Pharma and biotech IP rights have come under the spotlight during the current pandemic, with some commentators expressing concerns that innovators’ exclusivities could impede public access to the medicines needed to counter the coronavirus emergency, and several governments readying compulsory licensing provisions to circumvent potential IP roadblocks.
Many rights holders are working to develop vaccines and drugs to treat covid-19. But, while some have already committed to granting non-exclusive licences to their inventions, several questions remain about how biopharma businesses will – or should – handle IP issues concerning coronavirus innovations. It is not clear, for example, to what extent companies will commit their IP to the Unitaid’s Medicines Patent Pool for Covid-19, or whether any large pharma innovators will sign up to the Open COVID Pledge.
To get an inside perspective on the novel coronavirus and its implications for pharma IP strategies, IAM spoke to Corey Salsberg, Head of IP Affairs at Novartis, which is in the process of testing to see if the existing medicines hydroxychloroquine and Jakafi can be used to treat covid-19 patients.
Novartis has already committed to license or waive any rights pertaining to a repurposed hydroxychloroquine, and Salsberg believes that legal exclusivities are unlikely to be a barrier to tackling the crisis, arguing that IP is crucial to finding breakthrough medicines. Expectations that all IP rights relating to covid-19 be set aside are misguided, he contends. Instead, he advocates a case-by-case approach.
IP no barrier to covid-19 innovation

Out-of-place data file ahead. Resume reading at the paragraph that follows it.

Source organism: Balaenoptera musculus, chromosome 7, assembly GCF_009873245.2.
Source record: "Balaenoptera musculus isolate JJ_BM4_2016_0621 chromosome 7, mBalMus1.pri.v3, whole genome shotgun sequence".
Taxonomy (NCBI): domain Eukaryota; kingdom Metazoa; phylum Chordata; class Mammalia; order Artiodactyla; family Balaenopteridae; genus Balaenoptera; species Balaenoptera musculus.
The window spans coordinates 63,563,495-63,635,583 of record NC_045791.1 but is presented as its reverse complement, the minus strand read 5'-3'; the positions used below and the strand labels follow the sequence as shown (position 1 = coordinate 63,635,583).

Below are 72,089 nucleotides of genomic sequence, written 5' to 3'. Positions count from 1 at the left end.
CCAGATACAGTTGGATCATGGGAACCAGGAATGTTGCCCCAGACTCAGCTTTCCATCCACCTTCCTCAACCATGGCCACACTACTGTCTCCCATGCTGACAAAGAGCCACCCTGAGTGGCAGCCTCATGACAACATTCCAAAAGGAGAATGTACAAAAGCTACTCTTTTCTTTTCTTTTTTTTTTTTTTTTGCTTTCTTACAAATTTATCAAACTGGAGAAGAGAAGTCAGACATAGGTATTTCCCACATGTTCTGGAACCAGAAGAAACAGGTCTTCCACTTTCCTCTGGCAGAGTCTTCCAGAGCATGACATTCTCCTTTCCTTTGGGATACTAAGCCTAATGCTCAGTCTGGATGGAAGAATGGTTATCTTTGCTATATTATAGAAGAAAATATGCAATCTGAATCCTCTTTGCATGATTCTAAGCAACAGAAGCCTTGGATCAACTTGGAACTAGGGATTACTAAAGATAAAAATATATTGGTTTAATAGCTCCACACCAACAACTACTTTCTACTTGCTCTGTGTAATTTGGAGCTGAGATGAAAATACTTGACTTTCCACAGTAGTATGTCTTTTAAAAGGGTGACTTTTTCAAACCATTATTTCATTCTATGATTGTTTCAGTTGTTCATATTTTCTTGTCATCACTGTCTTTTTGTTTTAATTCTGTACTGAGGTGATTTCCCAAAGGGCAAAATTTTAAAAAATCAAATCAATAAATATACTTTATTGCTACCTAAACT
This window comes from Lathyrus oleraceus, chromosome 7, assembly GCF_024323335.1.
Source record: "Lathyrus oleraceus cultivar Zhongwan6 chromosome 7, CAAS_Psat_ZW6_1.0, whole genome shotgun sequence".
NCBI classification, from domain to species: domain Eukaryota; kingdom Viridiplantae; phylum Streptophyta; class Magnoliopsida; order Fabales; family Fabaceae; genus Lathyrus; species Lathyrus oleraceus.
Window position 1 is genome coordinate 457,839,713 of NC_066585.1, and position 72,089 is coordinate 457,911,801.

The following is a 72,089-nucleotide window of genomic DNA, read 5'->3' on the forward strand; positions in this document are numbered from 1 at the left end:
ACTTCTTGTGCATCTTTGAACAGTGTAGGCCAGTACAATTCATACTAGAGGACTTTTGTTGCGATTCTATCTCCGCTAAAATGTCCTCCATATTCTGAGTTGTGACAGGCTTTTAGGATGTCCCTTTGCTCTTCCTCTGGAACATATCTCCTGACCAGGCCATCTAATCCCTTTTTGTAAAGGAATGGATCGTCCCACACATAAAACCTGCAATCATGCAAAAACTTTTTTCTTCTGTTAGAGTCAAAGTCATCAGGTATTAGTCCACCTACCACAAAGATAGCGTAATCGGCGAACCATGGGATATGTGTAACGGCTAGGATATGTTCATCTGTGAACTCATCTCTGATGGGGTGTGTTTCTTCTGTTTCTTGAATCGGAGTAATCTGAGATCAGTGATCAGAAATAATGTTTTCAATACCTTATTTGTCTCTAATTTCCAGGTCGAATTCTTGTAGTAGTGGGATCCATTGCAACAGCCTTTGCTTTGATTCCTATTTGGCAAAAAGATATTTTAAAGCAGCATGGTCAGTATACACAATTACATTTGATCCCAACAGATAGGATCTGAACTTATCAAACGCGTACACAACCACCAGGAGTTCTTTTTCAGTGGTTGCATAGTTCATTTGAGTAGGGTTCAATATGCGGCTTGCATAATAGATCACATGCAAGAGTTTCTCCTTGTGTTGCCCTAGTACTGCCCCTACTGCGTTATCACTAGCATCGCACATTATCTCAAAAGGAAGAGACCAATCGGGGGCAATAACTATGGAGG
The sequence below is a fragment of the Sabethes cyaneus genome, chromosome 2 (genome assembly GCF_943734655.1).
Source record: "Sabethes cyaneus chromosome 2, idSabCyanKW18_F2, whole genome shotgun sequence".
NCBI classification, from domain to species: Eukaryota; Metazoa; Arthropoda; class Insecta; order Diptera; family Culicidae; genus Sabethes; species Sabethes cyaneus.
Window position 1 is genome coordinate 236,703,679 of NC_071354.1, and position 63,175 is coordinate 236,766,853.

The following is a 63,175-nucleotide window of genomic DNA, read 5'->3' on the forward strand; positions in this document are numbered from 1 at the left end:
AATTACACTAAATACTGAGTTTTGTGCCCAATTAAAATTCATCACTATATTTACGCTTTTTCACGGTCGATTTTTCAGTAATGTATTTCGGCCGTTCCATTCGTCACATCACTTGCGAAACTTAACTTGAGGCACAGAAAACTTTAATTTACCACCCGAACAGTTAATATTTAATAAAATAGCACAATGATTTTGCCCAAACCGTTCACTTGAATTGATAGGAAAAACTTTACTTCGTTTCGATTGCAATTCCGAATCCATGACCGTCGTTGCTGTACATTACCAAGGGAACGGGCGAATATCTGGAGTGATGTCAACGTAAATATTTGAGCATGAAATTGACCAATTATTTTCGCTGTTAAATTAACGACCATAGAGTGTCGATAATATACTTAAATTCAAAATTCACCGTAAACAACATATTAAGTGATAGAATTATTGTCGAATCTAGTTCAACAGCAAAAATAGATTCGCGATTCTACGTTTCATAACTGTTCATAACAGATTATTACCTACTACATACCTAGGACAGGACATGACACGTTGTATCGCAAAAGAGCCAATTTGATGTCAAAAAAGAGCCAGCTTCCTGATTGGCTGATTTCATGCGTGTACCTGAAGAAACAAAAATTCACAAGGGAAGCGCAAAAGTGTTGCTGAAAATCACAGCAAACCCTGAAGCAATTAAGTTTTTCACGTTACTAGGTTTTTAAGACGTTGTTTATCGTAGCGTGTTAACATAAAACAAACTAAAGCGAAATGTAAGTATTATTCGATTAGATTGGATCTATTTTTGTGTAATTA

“It is important to look at facts when assessing the situation,” Salsberg says. “Some are saying that the first thing we should do in this crisis is throw our IP system out of the window. From my perspective, this does not make a lot of sense.”
“The first thing to remember is that we are only in the position to tackle the pandemic, because of where the IP system has brought us so far,” he comments, arguing that IP has been the driving force behind most historical drug development. “That applies to all of the potential treatments that we have been reading about, whether novel compounds under investigation or existing drugs like hydroxychloroquine and Gilead’s remdesivir.”
The existing IP framework has created several candidate drugs and vaccines for covid-19. This, along with the large number of partnerships already entered into by innovators during the crisis, suggests that this system is working, Salsberg states: “I am not aware of any situation where IP has been shown to be a barrier to collaboration regarding the coronavirus.” He gives as examples Novartis’s and others’ participation in the Gates Foundation’s Covid-19 Therapeutics Accelerator and the Innovative Medicines Initiative Covid-19 partnership.